Debating the Past: Music, Memory, and Identity in the Andes
This volume examines how the search for "cultural authenticity," the dispute over the past, and the role of "modernity" have been instrumental in building the regional musical culture of the Mantaro Valley, a central Peruvian region with about half a million inhabitants. How these people have addressed concerns over the loss of ancient traditions by restructuring colonial and pre-Hispanic traditions into new contexts and forms is explored. Covering private and public music making, along with ritual, ceremonial, and popular uses of music, Romero studies the interaction of music and identity. The book is concerned with a modern regional culture, situated and defined in the context of an emergent nation, which is struggling to build a distinct cultural identity and to recreate values.
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Acolla aesthetic Andean Ethnomusicology Andean migrants Andean music Andean regions Arguedas artists authenticity became Bonilla Carnival Center for Andean chicha chicha music chonguinada clarinet coliseos colonial commercial recordings context criollo dance dance-dramas dancers debate district economic ethnic Ethnomusicology example festival system fiesta folklore genre harp herranza Herranza music Huancayo Huanchar Huaripampa huaylas huayno Inca Indian and mestizo indigenous community instruments interview Jauja land Latin Lima Mallon Mantaro Valley mestizaje mestizo mining modern mulizas musical ensembles musicians nation-state nation's capital Odeon Records orchestra organized orquesta tipica Paccha participants past peasantry peasants performed Peru Peruvian Picaflor Picaflor de los play popular culture pre-Hispanic Quechua quena radio regional culture regional identity repertoire residents resistance ritual role Romero rural Santiago saxophones singer singing social song Spanish studies tinya town traditions tunantada tunes Turino urban Valenzuela violin wakrapukus wamani Wanka identity Wanka music waylarsh Zenobio Dagha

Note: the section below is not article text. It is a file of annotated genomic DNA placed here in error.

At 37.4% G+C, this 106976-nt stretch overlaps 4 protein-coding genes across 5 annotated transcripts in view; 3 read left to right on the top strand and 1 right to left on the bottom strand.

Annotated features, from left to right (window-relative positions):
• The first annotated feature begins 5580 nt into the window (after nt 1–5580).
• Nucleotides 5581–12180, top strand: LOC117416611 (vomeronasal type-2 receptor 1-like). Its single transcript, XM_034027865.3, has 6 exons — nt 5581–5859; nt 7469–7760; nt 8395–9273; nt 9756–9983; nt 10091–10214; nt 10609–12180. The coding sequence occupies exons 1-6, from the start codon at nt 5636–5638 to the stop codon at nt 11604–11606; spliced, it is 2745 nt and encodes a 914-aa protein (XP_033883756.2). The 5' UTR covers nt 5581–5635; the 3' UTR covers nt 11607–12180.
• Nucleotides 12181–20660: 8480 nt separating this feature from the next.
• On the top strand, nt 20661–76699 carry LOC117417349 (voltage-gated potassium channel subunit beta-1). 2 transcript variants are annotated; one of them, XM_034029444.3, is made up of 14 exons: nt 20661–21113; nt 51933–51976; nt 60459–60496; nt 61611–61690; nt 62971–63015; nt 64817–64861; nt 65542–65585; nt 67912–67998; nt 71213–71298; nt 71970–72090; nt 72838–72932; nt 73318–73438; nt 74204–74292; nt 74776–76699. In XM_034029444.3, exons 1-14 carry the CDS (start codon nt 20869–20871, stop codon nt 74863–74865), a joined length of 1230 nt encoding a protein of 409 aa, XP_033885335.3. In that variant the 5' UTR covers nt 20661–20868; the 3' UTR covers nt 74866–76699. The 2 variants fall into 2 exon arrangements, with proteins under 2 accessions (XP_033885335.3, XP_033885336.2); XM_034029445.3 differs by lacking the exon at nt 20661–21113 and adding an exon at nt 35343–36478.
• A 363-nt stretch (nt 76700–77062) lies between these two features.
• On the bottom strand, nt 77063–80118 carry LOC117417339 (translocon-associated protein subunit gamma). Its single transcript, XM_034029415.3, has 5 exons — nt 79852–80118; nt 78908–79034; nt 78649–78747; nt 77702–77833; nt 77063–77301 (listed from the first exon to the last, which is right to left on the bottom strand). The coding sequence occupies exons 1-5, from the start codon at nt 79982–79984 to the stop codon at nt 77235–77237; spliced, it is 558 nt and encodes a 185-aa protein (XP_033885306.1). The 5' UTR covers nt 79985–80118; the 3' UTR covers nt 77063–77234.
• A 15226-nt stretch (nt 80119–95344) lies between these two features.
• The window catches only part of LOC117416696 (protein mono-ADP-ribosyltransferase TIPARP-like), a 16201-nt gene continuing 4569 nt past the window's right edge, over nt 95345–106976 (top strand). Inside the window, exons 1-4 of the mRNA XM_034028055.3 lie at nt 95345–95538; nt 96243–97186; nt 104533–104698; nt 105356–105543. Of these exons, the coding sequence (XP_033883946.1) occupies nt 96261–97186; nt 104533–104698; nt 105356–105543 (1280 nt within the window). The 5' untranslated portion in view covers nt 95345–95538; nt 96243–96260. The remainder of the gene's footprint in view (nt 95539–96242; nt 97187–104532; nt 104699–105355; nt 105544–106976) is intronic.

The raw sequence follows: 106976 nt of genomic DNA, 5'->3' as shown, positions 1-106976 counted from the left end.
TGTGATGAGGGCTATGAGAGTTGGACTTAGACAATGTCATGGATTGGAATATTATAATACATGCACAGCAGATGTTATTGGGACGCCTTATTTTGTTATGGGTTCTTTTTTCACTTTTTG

Page 21 - Traditions which appear or claim to be old are often quite recent in origin and sometimes invented.
Page 7 - native" anthropologists and "real" anthropologists stems from the colonial setting in which the discipline of anthropology was forged: the days in which natives were genuine natives (whether they liked it or not) and the observer's objectivity in the scientific study of Other societies posed no problem. To achieve access to the native's point of view (note the singular form), an anthropologist used the method of participant-observation among a variety of representative natives, often singling out...